A new method for handling missing species in diversification analysis applicable to randomly or nonrandomly sampled phylogenies.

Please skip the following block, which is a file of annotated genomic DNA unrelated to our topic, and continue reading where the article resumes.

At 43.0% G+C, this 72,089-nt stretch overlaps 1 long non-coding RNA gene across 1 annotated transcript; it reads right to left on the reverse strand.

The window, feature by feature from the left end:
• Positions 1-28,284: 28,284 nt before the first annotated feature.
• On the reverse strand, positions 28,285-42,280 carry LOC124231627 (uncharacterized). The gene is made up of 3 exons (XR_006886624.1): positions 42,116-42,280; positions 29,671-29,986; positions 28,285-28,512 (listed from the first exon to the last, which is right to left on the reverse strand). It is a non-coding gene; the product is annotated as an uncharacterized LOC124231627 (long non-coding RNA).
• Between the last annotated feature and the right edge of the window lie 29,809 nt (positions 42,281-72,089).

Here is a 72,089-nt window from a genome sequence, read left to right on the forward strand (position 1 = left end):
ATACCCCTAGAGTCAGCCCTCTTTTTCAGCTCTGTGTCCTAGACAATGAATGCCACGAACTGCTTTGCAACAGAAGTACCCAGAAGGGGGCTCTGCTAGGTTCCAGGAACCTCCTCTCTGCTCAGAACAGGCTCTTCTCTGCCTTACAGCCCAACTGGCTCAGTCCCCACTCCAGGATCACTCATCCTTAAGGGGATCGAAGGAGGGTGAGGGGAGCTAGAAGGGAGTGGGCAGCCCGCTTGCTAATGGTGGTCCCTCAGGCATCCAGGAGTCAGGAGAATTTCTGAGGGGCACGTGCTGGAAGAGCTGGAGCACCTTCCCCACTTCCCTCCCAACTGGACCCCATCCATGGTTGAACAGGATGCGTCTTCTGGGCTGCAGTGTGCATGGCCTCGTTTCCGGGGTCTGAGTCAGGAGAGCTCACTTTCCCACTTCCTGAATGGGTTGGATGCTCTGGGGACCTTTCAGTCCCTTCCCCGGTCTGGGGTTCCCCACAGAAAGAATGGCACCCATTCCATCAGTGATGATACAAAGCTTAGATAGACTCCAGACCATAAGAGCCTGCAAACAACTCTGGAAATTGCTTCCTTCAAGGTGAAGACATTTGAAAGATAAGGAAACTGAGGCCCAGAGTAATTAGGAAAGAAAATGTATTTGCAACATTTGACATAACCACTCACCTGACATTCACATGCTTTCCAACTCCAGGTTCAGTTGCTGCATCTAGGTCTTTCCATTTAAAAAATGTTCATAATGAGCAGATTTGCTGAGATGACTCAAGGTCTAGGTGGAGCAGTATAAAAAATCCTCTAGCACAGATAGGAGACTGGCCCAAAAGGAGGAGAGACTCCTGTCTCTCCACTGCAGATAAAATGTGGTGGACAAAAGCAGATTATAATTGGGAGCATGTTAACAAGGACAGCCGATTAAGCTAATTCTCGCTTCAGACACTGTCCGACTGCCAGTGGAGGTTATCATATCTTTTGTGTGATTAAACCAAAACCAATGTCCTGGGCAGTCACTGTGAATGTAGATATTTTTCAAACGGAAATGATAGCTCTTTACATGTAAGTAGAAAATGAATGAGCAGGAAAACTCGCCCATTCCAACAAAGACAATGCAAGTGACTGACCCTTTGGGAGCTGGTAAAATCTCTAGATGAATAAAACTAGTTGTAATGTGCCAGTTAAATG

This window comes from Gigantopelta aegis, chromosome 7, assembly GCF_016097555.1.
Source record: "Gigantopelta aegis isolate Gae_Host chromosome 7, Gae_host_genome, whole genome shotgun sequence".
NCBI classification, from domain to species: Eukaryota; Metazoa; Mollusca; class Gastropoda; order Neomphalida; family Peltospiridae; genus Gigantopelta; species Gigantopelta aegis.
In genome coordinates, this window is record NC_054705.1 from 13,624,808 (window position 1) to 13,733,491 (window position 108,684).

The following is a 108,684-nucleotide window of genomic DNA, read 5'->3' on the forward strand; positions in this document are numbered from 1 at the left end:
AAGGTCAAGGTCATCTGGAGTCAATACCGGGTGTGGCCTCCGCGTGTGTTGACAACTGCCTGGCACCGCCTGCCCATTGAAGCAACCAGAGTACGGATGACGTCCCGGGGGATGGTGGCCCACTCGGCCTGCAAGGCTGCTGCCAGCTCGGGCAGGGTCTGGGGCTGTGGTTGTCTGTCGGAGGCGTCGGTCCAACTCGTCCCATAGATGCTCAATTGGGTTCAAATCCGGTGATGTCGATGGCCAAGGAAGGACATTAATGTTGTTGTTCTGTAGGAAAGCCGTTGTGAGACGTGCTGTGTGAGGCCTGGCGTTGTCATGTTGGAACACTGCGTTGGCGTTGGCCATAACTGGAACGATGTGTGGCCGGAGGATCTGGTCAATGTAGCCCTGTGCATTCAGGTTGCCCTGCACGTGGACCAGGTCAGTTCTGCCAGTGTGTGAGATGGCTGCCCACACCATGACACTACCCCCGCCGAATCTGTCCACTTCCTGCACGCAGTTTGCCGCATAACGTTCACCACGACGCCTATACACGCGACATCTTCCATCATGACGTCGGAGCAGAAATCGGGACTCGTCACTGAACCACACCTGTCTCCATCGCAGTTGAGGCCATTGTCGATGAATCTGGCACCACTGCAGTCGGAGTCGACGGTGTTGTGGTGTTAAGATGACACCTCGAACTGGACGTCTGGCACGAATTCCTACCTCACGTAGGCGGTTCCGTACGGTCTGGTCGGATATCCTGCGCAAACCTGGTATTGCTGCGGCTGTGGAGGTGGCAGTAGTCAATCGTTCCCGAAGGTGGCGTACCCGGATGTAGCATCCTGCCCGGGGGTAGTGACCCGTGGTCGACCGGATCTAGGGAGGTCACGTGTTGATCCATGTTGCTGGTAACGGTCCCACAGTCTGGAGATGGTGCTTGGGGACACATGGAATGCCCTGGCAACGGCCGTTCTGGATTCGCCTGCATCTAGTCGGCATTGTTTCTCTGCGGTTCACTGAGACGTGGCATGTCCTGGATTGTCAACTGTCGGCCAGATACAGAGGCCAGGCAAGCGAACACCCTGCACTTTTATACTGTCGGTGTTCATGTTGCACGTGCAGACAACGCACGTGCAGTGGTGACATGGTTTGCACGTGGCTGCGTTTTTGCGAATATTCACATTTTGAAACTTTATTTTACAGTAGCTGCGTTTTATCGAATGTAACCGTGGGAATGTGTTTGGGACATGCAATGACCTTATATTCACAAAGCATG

A common pattern found in phylogeny-based empirical studies of diversification is a decrease in the rate of lineage accumulation toward the present. This early-burst pattern of cladogenesis is often interpreted as a signal of adaptive radiation or density-dependent processes of diversification. However, incomplete taxonomic sampling is also known to artifactually produce patterns of rapid initial diversification. The Monte Carlo constant rates (MCCR) test, based upon Pybus and Harvey's gamma (γ)-statistic, is commonly used to accommodate incomplete sampling, but this test assumes that missing taxa have been randomly pruned from the phylogeny. Here we use simulations to show that preferentially sampling disparate lineages within a clade can produce severely inflated type-I error rates of the MCCR test, especially when taxon sampling drops below 75%. We first propose two corrections for the standard MCCR test, the proportionally deeper splits that assumes missing taxa are more likely to be recently diverged, and the deepest splits only MCCR that assumes that all missing taxa are the youngest lineages in the clade, and assess their statistical properties. We then extend these two tests into a generalized form that allows the degree of nonrandom sampling (NRS)to be controlled by a scaling parameter, α. This generalized test is then applied to two recent studies. This new test allows systematists to account for nonrandom taxonomic sampling when assessing temporal patterns of lineage diversification in empirical trees. Given the dramatic affect NRS can have on the behavior of the MCCR test, we argue that evaluating the sensitivity of this test to NRS should become the norm when investigating patterns of cladogenesis in incompletely sampled phylogenies.